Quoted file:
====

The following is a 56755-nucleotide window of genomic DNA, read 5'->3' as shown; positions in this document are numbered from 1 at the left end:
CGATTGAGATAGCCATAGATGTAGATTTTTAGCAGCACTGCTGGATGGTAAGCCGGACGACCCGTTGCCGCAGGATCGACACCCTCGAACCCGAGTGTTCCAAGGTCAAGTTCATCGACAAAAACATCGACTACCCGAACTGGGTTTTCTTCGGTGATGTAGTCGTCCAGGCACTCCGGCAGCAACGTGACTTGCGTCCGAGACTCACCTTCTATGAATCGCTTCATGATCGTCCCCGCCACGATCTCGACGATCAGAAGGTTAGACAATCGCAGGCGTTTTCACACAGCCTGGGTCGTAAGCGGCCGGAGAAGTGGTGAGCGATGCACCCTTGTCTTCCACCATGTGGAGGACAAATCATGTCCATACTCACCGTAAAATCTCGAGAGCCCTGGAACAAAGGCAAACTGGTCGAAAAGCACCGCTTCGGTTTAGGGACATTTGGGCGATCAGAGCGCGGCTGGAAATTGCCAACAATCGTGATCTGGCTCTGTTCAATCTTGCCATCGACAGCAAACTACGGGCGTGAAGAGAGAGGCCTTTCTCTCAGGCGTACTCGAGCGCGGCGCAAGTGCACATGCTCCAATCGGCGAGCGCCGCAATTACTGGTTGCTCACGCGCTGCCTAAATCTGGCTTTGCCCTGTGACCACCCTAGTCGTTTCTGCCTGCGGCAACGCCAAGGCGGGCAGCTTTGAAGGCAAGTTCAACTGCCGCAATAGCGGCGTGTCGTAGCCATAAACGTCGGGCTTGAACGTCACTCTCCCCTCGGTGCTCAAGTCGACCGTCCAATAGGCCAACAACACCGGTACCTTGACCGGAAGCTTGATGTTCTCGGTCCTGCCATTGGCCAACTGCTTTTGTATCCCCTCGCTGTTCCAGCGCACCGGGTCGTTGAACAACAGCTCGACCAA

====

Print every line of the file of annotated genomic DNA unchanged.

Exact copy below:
The following is a 56755-nucleotide window of genomic DNA, read 5'->3' as shown; positions in this document are numbered from 1 at the left end:
CGATTGAGATAGCCATAGATGTAGATTTTTAGCAGCACTGCTGGATGGTAAGCCGGACGACCCGTTGCCGCAGGATCGACACCCTCGAACCCGAGTGTTCCAAGGTCAAGTTCATCGACAAAAACATCGACTACCCGAACTGGGTTTTCTTCGGTGATGTAGTCGTCCAGGCACTCCGGCAGCAACGTGACTTGCGTCCGAGACTCACCTTCTATGAATCGCTTCATGATCGTCCCCGCCACGATCTCGACGATCAGAAGGTTAGACAATCGCAGGCGTTTTCACACAGCCTGGGTCGTAAGCGGCCGGAGAAGTGGTGAGCGATGCACCCTTGTCTTCCACCATGTGGAGGACAAATCATGTCCATACTCACCGTAAAATCTCGAGAGCCCTGGAACAAAGGCAAACTGGTCGAAAAGCACCGCTTCGGTTTAGGGACATTTGGGCGATCAGAGCGCGGCTGGAAATTGCCAACAATCGTGATCTGGCTCTGTTCAATCTTGCCATCGACAGCAAACTACGGGCGTGAAGAGAGAGGCCTTTCTCTCAGGCGTACTCGAGCGCGGCGCAAGTGCACATGCTCCAATCGGCGAGCGCCGCAATTACTGGTTGCTCACGCGCTGCCTAAATCTGGCTTTGCCCTGTGACCACCCTAGTCGTTTCTGCCTGCGGCAACGCCAAGGCGGGCAGCTTTGAAGGCAAGTTCAACTGCCGCAATAGCGGCGTGTCGTAGCCATAAACGTCGGGCTTGAACGTCACTCTCCCCTCGGTGCTCAAGTCGACCGTCCAATAGGCCAACAACACCGGTACCTTGACCGGAAGCTTGATGTTCTCGGTCCTGCCATTGGCCAACTGCTTTTGTATCCCCTCGCTGTTCCAGCGCACCGGGTCGTTGAACAACAGCTCGACCAA